Several factors contributed to the changes Putnam will make to its plan participant’s home pages, says Edmund F. Murphy III, head of defined contribution at Putnam Investments. First, the use of social or peer comparisons is the next step in the evolution of the firm’s plan participant experience, Murphy tells PLANSPONSOR.
Using peer comparison to fine-tune the income projection analysis introduced in 2010 “is a recognition that people learn differently, so the whole idea of social comparison is so that people inside our 401(k) plans can see how well they’re doing,” Murphy says.
Participants are shown a projection of how on track they are for an adequately funded retirement. In addition to the percentage of total account balance that is funded, a sliding lever beneath allows a participant to make changes to the deferral rate to instantly see the effect of increasing contributions. They can also compare their progress in saving for retirement with others in their peer group, as well as the top-tier savers.
The initiative draws on social comparison behavioral theory, which holds that individuals are motivated by comparisons with peers who are top performers. Using data from the entire universe of participants in Putnam 401(k) plans, “How Do I Compare” will let employees in Putnam-administered defined contribution plans measure both their savings rate and potential income replacement in retirement with peers, based on criteria including age, salary and gender.
Importantly, employees can see how they compare with the top savers in their peer group. The feature allows the participant to gauge the impact of changes to savings rates and make immediate adjustments. “It ties back to income projection,” Murphy says, letting participants see how the action they take today can have an impact on their future.
Trying to motivate plan participants to save more was the catalyst, Murphy says. The average deferral rate of participants in plans that are recordkept by Putnam is less than 8%, according to Murphy, possibly 7.7%. “Our message is that we really want people to get to 10% or higher,” Murphy says.” That higher deferral rate tends to be one of the key characteristics of people in the top peer groups.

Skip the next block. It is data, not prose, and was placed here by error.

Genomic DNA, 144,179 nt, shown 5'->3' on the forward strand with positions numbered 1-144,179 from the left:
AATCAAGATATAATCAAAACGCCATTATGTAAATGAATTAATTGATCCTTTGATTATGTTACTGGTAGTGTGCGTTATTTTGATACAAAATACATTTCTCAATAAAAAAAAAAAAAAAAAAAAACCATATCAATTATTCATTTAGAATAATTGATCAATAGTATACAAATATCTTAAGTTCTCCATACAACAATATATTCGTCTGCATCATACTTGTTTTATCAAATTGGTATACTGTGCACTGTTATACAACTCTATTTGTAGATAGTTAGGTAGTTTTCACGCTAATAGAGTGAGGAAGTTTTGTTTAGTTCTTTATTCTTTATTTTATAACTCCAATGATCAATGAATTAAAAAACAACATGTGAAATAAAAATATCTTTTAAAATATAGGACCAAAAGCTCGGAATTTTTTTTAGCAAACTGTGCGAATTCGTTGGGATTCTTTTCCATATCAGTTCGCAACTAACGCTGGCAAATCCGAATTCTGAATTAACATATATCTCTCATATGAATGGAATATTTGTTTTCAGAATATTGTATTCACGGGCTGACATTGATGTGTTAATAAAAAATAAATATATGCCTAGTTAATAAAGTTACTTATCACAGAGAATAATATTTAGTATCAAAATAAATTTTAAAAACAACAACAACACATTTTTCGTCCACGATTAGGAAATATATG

Murphy says a critical goal in creating this feature is to help plan participants understand the savings behaviors and characteristics of the top-decile savers.
The top savers save at a rate that is twice that of the median, says Steve Jenks, head of product and marketing for Putnam Investments Defined Contribution. Another driver was a question that customer service says they found difficult to answer, Jenks says. Plan participants often asked, “What are people like me doing to save for retirement? What could I do differently?”
The academic research on using peer comparisons helped with the concept, according to Jenks. “We knew a powerful driver is to show them what the best people are doing, and to give them an easy way to emulate that behavior,” Jenks tells PLANSPONSOR.
Dallas Salisbury, president and CEO of the Employee Benefit Research Institute (EBRI), says he finds the issue of peer pressure or peer review interesting, and points to the successful use of 12-step programs to treat alcoholism or drug use as a measure of their effectiveness.
“Using it in the 401(k) space falls right into the equivalent of what we’ve found in our 24 years of retirement confidence surveys,” Salisbury tells PLANSPONSOR. “The place people go for advice is friends and family: the ultimate in peer pressure or support.”
Putnam’s use of peer review in income projection is original, Salisbury feels, and he says it has potential for wider use.
“As we continue to have a savings crisis in this country, we feel very good about the average deferral rates in our plans,” Murphy says. “But we know there are plan participants not enrolled or not saving enough. Universally, the feedback [to the feature] is very positive, and we’re pretty excited.”
The new comparison lens is expected to be available within all Putnam 401(k) plans starting in April.
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